Hitchens Knocks Intelligent Design | thebereancall.org

TBC Staff

Hitchens Knocks Intelligent Design [Excerpts]

During an animated debate in a packed Dinkelspiel Auditorium, atheist Christopher Hitchens and intelligent design advocate Jay Richards clashed over the evidence for God’s existence.

“There are no atheists in foxholes, but there are plenty in universities,” said host Ben Stein, famous for his role as the dull economics teacher in Ferris Bueller’s Day Off, during “Atheism vs. Theism and the Scientific Evidence of Intelligent Design.”

“We are lucky — blessed, I would say — to have two extremely smart people here today,” Stein said, giving both participants 14 minutes for their opening remarks.

“I can’t imagine it’ll take me 14 minutes to demolish intelligent design, as I refuse to call it,” began Hitchens, the author of the 2007 bestseller “God is Not Great.”

He cited the existence of evil as evidence against a benevolent designer.

“If everything was designed,” Hitchens asked, “what are we to make of the designer who has subjected so many generations to barbarism, misery, ignorance, slavery and early death?”

He added that any person who looked to nature as evidence for design must contend with the fact that 98 percent of all species that have ever existed are extinct.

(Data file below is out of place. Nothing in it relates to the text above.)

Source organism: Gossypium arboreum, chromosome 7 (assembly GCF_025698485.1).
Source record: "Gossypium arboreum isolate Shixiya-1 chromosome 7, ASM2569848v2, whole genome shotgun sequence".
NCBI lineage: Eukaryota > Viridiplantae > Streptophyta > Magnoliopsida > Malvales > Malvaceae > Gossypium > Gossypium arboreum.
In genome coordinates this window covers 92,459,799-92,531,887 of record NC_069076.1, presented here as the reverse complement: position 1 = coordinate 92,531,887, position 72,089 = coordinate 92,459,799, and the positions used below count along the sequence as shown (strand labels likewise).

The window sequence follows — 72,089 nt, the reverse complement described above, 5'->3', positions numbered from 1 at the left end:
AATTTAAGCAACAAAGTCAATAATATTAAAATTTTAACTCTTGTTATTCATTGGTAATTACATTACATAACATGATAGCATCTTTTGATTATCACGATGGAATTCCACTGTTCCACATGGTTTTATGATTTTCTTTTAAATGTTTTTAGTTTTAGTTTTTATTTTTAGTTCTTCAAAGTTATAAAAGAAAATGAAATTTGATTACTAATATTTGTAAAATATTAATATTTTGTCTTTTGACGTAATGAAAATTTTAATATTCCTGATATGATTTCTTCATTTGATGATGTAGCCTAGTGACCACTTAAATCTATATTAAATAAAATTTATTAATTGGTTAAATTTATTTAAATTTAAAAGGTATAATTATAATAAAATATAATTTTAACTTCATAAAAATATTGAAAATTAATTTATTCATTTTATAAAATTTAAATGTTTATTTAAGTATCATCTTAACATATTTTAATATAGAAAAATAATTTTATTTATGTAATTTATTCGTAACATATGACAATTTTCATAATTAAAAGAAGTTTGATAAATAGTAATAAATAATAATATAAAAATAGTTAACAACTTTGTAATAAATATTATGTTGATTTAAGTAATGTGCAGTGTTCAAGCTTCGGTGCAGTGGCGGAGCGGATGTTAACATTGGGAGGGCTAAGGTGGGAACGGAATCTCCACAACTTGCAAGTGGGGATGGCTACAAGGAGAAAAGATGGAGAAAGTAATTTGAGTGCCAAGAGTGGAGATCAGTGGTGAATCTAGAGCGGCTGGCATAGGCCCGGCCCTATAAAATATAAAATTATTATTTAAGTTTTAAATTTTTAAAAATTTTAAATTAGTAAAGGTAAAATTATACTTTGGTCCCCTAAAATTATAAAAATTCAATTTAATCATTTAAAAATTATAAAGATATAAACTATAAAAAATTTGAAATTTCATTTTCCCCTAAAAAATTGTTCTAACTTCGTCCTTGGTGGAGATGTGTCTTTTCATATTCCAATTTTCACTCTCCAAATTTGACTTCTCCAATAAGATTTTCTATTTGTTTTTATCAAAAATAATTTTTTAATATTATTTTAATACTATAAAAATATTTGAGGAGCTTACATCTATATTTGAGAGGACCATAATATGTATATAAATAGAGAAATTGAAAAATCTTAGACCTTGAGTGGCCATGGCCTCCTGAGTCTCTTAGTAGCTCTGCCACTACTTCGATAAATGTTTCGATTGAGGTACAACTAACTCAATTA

“Whose design?” asked Hitchens, to applause from many audience members, including a dozen wearing “Atheists of Silicon Valley” T-shirts. “What kind of design? What kind of caprice, what kind of incompetence, what kind of cruelty?’

Richards congratulated Hitchens on his rhetoric, but dismissed the atheist’s perspective.

“A sneer is not an argument,” said Richards, a program director for the intelligent design think tank Discovery Institute.


[TBC: In military terms, Hitchen’s remarks are more indicative of a fighting retreat than an assault. He consistently avoids the question “What is man’s responsibility for ’misery, ignorance, slavery and early death?’” In short, he blames God for man’s failures, selfishness, and the results of our own self-centered behavior.]